ChatGPT, for example, often generates completely nonsensical or incorrect answers.17 These answers, however, are phrased so convincingly, so much like a human, that we tend either to (a) believe these answers outright; or (b) believe that we understand the "reasoning" that went into the answer.18 In reality, however, even AI experts do not understand why exactly ChatGPT generates what it does. And while we expect AI systems to produce incorrect answers less frequently as they improve and evolve, having blind faith in these models will result in unexpected failures and can (more worryingly) erode our analytical and sense-making abilities. We cannot just depend on AI getting better—helping users validate and verify the outputs of large-scale AI systems should be a key policy, technological, and educational goal. From a technical and policy standpoint, we also need to rethink what sorts of guarantees (if any) these systems can provide on their outputs—I return to this issue in the next section.
For the same reason, approaching AI policy as we would previous, human-driven technologies (or humans themselves) is bound to yield blind spots. For example, there are sometimes legal requirements under which decision-makers must justify or explain their decision to the decision subject. If the decision maker is a human, we might simply ask them for a plain-text explanation. If these decisions are made by an AI system with a conversational interface (such as ChatGPT), one might be tempted to apply the same requirement—to simply ask the AI tool to explain its reasoning. However, this approach would be misguided. We cannot straightforwardly adapt every existing policy to AI systems. What is needed instead is a robust technical and legal framework for handling decisions made by AI systems. Developing such a framework is an active area of both technical and legal research 19 20 21.
A key factor shaping AI's impact: The AI supply chain
AI technology will reshape our society not only through our direct interaction with it as individuals, but also by the way it will be developed and used by companies in almost all sectors of the economy.
A key feature of emerging large AI systems is that, while consumers can interact with them (as with ChatGPT), they can also be used as a base (or foundation22) on which to build other systems, effectively becoming the “upstream” link in a layered AI supply chain.
For example, consider a company using AI in its hiring process. It's unlikely that the company would build its own AI hiring system from scratch. Instead, the company would likely combine a few hiring AI models, each developed by a third-party company. These third-party models might leverage AI tools that were developed by yet other third-party companies. A typical AI supply chain is usually many layers deep. And at the upstream of this chain might be a base model like GPT23 (the engine that powers ChatGPT).
An example of the AI supply chain. AI models will be built on top of one another, forming a layered AI supply chain. At the top of the supply chain (upstream) are base models that require significant computation and data to build. Further down the supply chain (downstream) are AI tools that are built on top of other AI tools. Downstream models are generally easier to build and use than upstream ones.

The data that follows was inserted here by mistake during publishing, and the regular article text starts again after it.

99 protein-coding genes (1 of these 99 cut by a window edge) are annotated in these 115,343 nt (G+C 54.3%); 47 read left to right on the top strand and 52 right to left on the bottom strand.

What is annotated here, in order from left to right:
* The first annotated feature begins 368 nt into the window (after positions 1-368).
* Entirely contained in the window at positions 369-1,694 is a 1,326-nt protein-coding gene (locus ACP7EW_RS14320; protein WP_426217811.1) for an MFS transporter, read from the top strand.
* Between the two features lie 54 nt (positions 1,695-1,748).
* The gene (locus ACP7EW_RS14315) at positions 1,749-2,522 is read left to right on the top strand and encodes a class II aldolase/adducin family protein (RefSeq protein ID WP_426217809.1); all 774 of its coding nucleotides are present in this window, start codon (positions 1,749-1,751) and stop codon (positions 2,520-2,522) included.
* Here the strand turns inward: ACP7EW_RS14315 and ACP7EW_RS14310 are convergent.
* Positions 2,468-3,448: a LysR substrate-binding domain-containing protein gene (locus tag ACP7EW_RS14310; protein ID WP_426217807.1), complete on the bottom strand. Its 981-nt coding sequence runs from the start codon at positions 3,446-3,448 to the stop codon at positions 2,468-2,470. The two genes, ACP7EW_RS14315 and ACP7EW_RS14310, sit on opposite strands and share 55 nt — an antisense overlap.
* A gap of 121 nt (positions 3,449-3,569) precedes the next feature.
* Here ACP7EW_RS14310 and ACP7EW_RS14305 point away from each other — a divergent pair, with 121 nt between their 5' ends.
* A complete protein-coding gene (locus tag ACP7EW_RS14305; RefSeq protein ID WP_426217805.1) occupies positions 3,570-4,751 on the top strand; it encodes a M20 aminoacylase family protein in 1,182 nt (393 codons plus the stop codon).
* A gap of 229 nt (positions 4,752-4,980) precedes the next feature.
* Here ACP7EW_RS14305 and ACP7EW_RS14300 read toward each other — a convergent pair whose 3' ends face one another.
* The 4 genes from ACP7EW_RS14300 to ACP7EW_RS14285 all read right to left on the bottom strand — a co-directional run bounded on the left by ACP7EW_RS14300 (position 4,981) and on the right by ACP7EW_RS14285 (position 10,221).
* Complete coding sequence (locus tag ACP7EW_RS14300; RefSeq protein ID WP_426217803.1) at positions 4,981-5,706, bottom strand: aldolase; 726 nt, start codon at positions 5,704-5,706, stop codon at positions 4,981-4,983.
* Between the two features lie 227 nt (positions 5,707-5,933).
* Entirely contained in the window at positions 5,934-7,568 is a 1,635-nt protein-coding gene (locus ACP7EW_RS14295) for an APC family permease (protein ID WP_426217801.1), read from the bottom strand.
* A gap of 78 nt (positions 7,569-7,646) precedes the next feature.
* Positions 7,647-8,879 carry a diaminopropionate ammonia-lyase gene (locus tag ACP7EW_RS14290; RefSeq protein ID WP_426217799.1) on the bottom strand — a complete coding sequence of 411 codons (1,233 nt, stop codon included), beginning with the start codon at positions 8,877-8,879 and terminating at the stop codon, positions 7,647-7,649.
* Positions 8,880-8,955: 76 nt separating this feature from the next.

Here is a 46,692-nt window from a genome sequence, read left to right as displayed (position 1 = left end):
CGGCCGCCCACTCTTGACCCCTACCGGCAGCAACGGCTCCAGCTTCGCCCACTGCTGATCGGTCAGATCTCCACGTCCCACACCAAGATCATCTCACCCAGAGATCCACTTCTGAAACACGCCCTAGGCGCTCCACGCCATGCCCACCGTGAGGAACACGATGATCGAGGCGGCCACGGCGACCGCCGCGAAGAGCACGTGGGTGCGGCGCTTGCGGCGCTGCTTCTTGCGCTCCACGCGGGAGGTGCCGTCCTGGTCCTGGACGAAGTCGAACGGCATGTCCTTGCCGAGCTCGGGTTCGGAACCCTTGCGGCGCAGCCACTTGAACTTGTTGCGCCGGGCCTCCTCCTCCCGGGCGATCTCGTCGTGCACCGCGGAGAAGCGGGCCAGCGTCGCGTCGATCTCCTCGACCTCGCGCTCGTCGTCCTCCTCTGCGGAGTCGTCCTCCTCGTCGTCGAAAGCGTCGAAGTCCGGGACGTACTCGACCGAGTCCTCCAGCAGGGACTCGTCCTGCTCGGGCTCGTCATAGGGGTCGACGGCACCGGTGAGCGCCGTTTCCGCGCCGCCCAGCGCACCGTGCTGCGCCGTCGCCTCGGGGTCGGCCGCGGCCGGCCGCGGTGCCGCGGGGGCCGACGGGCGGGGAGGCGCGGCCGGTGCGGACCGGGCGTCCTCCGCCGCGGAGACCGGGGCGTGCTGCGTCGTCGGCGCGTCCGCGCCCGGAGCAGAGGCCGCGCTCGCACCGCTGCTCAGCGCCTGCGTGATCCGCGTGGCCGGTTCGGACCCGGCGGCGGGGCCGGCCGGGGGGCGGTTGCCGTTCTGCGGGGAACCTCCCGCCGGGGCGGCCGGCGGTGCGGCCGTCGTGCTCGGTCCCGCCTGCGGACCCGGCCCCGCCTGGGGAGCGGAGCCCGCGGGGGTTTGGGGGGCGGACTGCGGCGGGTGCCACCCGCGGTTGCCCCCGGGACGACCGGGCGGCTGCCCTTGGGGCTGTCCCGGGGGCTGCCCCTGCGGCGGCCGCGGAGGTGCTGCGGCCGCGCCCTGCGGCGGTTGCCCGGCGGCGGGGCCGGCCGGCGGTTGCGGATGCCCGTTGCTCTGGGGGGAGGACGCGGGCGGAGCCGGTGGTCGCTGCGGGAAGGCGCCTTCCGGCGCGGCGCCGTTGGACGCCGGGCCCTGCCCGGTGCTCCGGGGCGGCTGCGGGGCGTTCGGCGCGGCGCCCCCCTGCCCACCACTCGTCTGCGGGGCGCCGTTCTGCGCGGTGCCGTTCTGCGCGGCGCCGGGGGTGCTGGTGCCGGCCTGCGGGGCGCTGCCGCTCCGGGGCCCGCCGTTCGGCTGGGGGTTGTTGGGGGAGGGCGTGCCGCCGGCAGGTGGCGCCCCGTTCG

Such a structure makes perfect economic sense. Base models are extraordinarily expensive to develop. Creating such models is thus out of reach for a company that just wants to use AI for hiring, and even out of reach for all its third-party AI providers. Instead, those companies will build on top of a base model, enabling the tools in this chain to leverage the base model's advanced capabilities to increase performance on their specific, desired tasks (e.g., parsing resumes, or summarizing job interviews). As a result, base models will be few, but one should expect an almost Cambrian explosion of startups, new use cases and business models in the “downstream” of the AI supply chain—tools that all make use of the base models. We can see the first glimpses of this already, with over 900 companies/organizations worldwide already using OpenAI base models in their business processes in sectors as diverse as education, manufacturing, finance, retail, healthcare and government. (In fact, just in a single week last month, Coca-Cola, Spotify, and Snap announced their plans to incorporate AI that builds on top of OpenAI's systems into their business processes.)
With their ease of use and powerful capabilities, upstream AI base models are poised to permeate a sizable fraction of economic activity. This begs the question: who will develop and provide these systems? The likely answer is that, given the skills and enormous capital investment that building such systems requires, only very few companies will be able to compete here.
This leads to a couple of policy-relevant observations. First, the reliance of the AI supply chains on a limited number of large upstream systems introduces potential vulnerabilities across the many users of these systems. Structural biases or hidden systemic fragilities could have impacts across the entire economy. Suppose the hiring AI tool in our example has some bias or deficiency stemming from a large base model—whether because of an error in data collection or an issue in that tool's training or some unexamined biases of its creators. Let's say this bias or deficiency led the system to be skeptical about applicants graduating from a particular high school. In that case, every downstream system that used this tool would likely inherit this bias or deficiency, making it systematically harder for graduates from that high school to find any job. Or, if a large number of financial institutions relied on the same large language model for analysis related to asset-management, the financial system might be prone to herd-behavior and hidden fragilities.24 Also, imagine if one of the upstream models went suddenly offline—what would happen downstream?